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Publication numberUS2924150 A
Publication typeGrant
Publication dateFeb 9, 1960
Filing dateMay 16, 1955
Priority dateMay 25, 1954
Also published asDE1043154B
Publication numberUS 2924150 A, US 2924150A, US-A-2924150, US2924150 A, US2924150A
InventorsBernard Maillard
Original AssigneeBrevets Aero Mecaniques
Export CitationBiBTeX, EndNote, RefMan
External Links: USPTO, USPTO Assignment, Espacenet
Indirect cartridge feed mechanisms of the rotor type for sliding breech automatic guns
US 2924150 A
Abstract  available in
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Claims  available in
Description  (OCR text may contain errors)

Feb. 9, 1960 B. MAILLARD INDIRECT CARTRIDGE FEED MECHANISMS OF THE ROTOR TYPE Foa SLIDING BREECH AUTOMATIC GUNS 3 Sheets-Sheet l Filed May 16, 1955 www N No /x A N M Y 55 l virili/l IIIIVHIIIIIlllllvllllllllll ATTDHNEY Feb. 9, 1960 B. MAILLARD 2,924,150

INDIRECT CARTRIDGE FEED MEcHANIsMs oF THE RoToR TYPE FOR sLIDING BREECH AUTOMATIC GUNS Filed llay 16. 1955 3 Sheets-Sheet 2 cata/az Macul@ ATTHNEY Feb. 9, 1960 B. MAILLARD 2,924,150

INDIRECT CARTRIDGE FEED MECHANISMS OF THE ROTOR TYPE FOR SLIDING BREECH AUTOMATIC GUNS 3 Sheets-Sheet 3 Filed May 16, 1955 United States Patent O INDIRECT CARTRIDGE FEED MECHANISMS OF THE ROTOR TYPE FOR SLIDING BREECH AUTOMATIC GUNS Bernard Maillard, Geneva, Switzerland, assignor to Brevets Aero-Mecaniques S.A., Geneva, Switzerland, a Swiss society The present invention relates to indirect cartridge feed 5 mechanisms of the rotor type for sliding breech automatic guns.

The term sliding breech automatic gun designates a gun including a part, which will be supposed to be a breech-block proper, having a reciprocating displacement every time a shot is red. The firing cycle being supposed to begin when the shot is just being fired, the breech-block first recoils under the next cartridge to be fired, which is in waiting position, until, after a suicient rearward displacement of said breech-block, said cartridge can move down to its introduction position, where it rests upon the edges of the feed passage, and from which it is pushed frontwardly by the breech-block, during the frontward return movement thereof, into the cartridge chamber of the gun barrel.

'Ihe term indirect cartridge feed mechanism of the rotor type designates any mechanism for moving a plurality of cartridges disposed side by side in a row (and kept in this formation by resilient holding strips carried either by links when the row of cartridges forms a cartridge belt or by clips each of which forms such a row) so` as to move this plurality of cartridges transversely toward the breech mechanism during firing, by means of a driving toothed rotor the teeth of which engage between the cartridges of the downstream end of a row (the term downstream applying to the portion of the row of cartridges which is nearer the breech mechanism), this rotor being actuated by a power mechanism, every cartridge, upon leaving said rotor having a complementary transverse displacement to come into its introduction position.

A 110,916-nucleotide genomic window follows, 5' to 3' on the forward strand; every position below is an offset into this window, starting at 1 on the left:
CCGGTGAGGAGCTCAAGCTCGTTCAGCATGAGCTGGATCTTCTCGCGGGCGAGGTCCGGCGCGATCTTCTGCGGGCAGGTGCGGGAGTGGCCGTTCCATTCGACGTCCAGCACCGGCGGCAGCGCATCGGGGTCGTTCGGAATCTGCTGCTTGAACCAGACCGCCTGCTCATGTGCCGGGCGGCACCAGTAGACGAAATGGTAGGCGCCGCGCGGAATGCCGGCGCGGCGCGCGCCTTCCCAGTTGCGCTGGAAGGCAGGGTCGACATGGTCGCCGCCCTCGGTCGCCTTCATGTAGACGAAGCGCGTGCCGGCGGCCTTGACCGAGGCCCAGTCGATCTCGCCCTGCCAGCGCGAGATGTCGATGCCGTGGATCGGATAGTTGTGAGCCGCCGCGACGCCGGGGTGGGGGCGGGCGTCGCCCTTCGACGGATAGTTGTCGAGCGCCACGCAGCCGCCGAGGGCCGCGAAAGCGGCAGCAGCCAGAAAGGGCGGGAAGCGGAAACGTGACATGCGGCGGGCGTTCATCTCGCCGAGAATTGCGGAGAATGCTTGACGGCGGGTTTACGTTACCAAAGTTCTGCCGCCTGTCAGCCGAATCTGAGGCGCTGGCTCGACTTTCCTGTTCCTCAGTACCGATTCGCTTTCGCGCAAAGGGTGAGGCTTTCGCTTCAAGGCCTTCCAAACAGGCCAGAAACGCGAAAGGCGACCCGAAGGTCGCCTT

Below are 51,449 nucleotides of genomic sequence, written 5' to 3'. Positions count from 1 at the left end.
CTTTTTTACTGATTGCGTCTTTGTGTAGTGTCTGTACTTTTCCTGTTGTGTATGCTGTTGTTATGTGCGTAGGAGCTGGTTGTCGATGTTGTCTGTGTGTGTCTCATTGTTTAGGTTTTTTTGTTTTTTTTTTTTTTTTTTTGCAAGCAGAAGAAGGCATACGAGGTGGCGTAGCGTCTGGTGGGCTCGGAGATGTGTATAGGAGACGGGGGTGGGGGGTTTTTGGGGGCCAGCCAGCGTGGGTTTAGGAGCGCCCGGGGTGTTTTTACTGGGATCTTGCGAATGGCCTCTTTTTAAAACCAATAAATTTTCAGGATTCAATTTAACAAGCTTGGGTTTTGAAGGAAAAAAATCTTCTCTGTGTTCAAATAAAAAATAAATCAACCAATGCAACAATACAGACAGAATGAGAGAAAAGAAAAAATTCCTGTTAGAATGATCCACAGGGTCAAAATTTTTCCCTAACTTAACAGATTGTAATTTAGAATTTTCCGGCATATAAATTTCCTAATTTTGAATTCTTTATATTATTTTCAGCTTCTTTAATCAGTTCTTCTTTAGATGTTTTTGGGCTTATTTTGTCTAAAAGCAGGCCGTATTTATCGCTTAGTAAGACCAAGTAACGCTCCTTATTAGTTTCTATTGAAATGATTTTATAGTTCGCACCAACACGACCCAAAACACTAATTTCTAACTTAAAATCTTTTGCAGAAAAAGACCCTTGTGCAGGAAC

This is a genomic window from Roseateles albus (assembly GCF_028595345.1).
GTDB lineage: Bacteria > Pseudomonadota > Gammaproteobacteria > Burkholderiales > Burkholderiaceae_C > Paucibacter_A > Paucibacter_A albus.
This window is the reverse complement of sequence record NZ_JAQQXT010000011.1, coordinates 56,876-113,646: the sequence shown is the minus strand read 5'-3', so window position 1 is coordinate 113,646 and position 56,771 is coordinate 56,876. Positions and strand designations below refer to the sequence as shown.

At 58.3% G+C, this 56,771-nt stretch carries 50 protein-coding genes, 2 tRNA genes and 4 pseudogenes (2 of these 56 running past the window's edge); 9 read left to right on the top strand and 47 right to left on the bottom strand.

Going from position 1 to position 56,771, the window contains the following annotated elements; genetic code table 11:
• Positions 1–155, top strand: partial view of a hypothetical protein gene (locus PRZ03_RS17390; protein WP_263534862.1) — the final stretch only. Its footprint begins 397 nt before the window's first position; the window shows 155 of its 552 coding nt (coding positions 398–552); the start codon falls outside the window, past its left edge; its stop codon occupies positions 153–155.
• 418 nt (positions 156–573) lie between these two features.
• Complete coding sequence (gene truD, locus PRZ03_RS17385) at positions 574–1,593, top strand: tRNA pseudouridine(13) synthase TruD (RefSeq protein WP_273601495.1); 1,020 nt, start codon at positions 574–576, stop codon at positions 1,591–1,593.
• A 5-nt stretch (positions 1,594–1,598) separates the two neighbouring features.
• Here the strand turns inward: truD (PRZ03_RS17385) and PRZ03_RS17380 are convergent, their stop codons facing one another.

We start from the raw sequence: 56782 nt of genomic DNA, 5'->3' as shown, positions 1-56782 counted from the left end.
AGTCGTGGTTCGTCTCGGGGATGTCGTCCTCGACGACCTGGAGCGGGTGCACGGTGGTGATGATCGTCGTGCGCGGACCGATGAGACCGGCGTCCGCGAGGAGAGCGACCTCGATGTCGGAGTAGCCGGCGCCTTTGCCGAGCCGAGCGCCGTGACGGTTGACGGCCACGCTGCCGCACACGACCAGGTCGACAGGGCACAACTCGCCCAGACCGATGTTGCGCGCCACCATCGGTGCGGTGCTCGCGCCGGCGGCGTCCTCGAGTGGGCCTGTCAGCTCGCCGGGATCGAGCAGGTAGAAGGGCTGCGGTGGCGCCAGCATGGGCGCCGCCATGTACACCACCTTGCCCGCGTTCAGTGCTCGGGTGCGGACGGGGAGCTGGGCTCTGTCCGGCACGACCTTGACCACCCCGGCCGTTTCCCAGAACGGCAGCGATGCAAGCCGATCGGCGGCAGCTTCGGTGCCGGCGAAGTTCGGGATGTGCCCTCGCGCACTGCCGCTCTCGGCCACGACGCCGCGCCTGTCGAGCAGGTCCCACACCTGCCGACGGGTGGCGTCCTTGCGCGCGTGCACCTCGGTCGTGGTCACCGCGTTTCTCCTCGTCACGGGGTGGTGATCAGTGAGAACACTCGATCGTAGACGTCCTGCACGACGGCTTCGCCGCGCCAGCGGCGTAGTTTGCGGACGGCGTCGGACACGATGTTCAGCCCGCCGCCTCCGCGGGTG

Generally, the power mechanism for driving the rotor is operated by energy supplied by the recoil movement of the gun, or of a portion thereof.

Up to the present time, the rotor of a cartridge feed mechanism of such a type directly exerted on the one hand the pull on the row of cartridges necessary to produce its feed displacement and to extract the cartridges from their resilient holding strips, and on the other hand the thrust necessary to impart to the car- 5 tridges already separated from the above mentioned row the above mentioned complementary transverse displacement.

Now, this complementary displacement includes two distinct steps for every cartridge.

The first of these steps consists in shifting the cartridge from the driving rotor to the waiting position of said cartridge on the top of the breech-block.

'Ihe second step consists in shifting the cartridge from this waiting position to its introduction position as above defined.

These two successive movements must take place at two different times respectively, the cartridge remaining stationary between these two steps. Up to the present time, these steps were produced directly by the thrust of the rotor in mesh with a row of cartridges, so that ice said row of cartridges was set in movement then stopped, then again set in movement and once more stopped, for every shot being red. The row of cartridges therefore underwent, at very short time intervals and at a rate equal to twice the rate of firing of the gun, very high accelerations and decelerations.

On the other hand, since the torque transmitted to the rotor was directly transformed into a thrust exerted on the successive cartridges for giving them their complementary displacement and since this torque had to be chosen sufficiently high to be able to enable the rotor to perform its other functions, that is to say in particular that of pulling the cartridges from their resilient holding strips (which exert a relatively high resistance), the thrust exerted on the successive cartridges for imparting thereto their complementary transverse displacements was generally much too great. This caused, at some times during the tiring cycle, considerable frictions between the cartridge on the one hand and either the top of the breech-block or the edges of the feed passage on the other hand.

'Ihe object of the present invention is to provide a cartridge feed mechanism of the above mentioned type which is free from these drawbacks and which makes it possible in particular to obtain higher rates of re than those used up to the present time.